Institutional-Quality CRE Returns Slip; Cap Rates Reach Historic Lows

Institutional-quality commercial real estate returned 1.67 percent between July and September, down slightly from 1.81 percent in the second quarter, the National Council of Real Estate Investment Fiduciaries reported.

The NCREIF Property Index measures unleveraged returns from a pool of mostly core commercial properties held by institutional investors. The third quarter’s 1.67 percent total return included a 1.11 percent income return and 0.56 percent capital appreciation. Both measures slipped quarter-over-quarter.

MBA Vice President of Commercial Real Estate Research Jamie Woodwell noted income is back at center stage as the key driver of property returns. “Not only does income account for the bulk of the unlevered returns NCREIF tracks, it’s also increasingly important as the foundation of changes in property value,” he said.

The average quarterly return over the past five years equaled 2.33 percent, or 9.65 percent annualized, NCREIF said. Although the current quarter’s 6.86 percent annualized return is down from the previous five years, the drop in returns stopped in early 2017 and returns have held “remarkably steady” since then, the report said.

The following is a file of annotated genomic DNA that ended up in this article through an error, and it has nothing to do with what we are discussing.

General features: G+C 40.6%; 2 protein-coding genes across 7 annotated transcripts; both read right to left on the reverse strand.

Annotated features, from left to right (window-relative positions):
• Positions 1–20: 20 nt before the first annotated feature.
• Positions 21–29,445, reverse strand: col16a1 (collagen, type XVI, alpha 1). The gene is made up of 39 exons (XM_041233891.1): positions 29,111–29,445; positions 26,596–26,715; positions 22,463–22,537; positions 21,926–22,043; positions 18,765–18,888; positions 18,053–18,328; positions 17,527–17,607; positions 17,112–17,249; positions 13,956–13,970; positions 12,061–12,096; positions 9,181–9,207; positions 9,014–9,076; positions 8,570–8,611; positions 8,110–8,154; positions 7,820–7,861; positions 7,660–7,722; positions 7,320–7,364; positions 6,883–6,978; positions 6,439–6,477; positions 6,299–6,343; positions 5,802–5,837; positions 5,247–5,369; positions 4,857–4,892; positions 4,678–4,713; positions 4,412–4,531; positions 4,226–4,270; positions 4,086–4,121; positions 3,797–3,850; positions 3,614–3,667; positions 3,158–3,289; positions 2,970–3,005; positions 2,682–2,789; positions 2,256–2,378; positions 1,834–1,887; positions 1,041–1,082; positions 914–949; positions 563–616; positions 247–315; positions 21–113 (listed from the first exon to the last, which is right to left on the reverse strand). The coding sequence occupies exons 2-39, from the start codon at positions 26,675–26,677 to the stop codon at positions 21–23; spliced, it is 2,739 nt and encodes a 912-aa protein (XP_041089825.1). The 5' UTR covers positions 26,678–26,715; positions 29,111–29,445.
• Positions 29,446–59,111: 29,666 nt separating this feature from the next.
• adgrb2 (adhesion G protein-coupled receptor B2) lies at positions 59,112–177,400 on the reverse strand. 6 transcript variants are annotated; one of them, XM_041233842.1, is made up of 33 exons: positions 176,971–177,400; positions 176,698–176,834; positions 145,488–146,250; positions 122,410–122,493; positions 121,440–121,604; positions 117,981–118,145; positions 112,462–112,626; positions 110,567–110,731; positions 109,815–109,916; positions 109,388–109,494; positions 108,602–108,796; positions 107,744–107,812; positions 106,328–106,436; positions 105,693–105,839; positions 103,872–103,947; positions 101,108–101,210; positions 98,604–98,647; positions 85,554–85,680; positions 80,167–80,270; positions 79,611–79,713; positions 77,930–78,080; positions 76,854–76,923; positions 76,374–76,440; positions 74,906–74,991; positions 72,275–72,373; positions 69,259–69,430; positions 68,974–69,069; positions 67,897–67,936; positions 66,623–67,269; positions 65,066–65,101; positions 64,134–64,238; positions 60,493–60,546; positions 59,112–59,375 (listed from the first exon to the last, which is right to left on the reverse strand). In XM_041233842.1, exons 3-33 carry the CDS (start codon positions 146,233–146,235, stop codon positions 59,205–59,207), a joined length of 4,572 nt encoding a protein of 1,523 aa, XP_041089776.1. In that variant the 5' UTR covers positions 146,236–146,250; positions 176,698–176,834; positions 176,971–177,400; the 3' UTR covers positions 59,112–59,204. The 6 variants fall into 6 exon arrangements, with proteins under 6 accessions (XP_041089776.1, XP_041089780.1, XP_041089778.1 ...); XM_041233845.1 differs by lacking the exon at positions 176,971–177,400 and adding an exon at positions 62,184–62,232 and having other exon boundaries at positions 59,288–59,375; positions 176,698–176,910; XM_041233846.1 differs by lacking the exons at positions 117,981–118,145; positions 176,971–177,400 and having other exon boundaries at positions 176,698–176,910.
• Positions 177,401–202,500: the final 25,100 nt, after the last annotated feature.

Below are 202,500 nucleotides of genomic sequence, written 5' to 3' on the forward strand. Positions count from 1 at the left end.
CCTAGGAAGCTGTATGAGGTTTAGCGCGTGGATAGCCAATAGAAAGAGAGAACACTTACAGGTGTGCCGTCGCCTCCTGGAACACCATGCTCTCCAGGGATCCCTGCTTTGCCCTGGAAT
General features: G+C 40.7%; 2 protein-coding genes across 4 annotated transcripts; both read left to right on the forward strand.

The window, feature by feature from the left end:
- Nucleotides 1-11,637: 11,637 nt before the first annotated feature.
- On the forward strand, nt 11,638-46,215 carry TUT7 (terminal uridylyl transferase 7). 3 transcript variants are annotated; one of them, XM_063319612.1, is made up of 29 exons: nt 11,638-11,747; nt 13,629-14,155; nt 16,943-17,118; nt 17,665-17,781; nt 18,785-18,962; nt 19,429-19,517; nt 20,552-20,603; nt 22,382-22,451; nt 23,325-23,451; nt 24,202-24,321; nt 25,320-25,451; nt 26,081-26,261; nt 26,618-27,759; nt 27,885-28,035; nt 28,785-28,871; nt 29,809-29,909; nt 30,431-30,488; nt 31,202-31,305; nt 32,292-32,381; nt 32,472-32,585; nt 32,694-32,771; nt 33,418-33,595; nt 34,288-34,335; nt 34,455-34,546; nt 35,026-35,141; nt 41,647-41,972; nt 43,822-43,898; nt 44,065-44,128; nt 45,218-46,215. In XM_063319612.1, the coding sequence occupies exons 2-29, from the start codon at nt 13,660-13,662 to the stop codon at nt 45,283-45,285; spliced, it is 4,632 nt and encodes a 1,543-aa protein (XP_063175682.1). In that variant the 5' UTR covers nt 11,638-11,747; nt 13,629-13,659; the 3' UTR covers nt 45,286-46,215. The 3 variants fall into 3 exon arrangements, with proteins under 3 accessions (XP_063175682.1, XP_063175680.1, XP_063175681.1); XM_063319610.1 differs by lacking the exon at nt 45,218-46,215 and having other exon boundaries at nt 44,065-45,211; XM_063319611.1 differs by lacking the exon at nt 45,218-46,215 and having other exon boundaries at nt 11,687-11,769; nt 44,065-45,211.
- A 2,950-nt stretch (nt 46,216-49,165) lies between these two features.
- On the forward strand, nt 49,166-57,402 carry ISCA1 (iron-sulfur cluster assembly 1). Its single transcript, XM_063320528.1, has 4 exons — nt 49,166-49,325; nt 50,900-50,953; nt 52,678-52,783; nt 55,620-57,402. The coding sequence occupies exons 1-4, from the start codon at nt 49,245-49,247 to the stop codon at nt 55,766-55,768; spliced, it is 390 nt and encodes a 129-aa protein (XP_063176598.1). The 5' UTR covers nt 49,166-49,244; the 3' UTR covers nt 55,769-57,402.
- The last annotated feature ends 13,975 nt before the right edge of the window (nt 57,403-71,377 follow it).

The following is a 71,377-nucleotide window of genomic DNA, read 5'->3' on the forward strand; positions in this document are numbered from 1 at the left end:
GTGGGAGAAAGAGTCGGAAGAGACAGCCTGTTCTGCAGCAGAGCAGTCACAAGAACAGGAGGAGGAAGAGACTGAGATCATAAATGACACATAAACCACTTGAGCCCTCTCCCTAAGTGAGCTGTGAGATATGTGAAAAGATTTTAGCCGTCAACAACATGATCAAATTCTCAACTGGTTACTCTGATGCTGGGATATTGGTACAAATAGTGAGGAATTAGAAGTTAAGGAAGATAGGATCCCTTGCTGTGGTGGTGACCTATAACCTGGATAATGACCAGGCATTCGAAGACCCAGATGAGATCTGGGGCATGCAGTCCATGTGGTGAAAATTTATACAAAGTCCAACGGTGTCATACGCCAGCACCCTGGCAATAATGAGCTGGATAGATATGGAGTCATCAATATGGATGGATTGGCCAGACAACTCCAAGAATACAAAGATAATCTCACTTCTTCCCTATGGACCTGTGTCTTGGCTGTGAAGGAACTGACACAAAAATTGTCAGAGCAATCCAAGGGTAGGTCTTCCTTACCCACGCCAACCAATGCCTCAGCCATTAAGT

Industrial properties continue to outperform other sectors with a 3.36 percent quarterly return, down slightly from 3.58 last quarter. Hotels followed closely with a 3.22 percent return, followed by offices at 1.69 percent and apartments at 1.55 percent. The retail sector once again trailed with a 0.56 percent return, down from 1.32 percent in the second quarter.

Occupancy for NCREIF-tracked properties rose again to 94.17 percent, the highest point in nearly 17 years. Industrial properties had the highest occupancy rate at 96.94 percent. But despite the record occupancy figure, rent growth slowed to 0.7 percent for the quarter compared to 1.54 percent in the second quarter.

Cap rates fell to their lowest level in the index’s history, which dates to 1978, NCREIF said. Cap rates dropped to 4.32 percent averaged across all sectors.

“The fact that cap rates have reached record lows speaks to the interest investors continue to have in commercial real estate,” Woodwell said.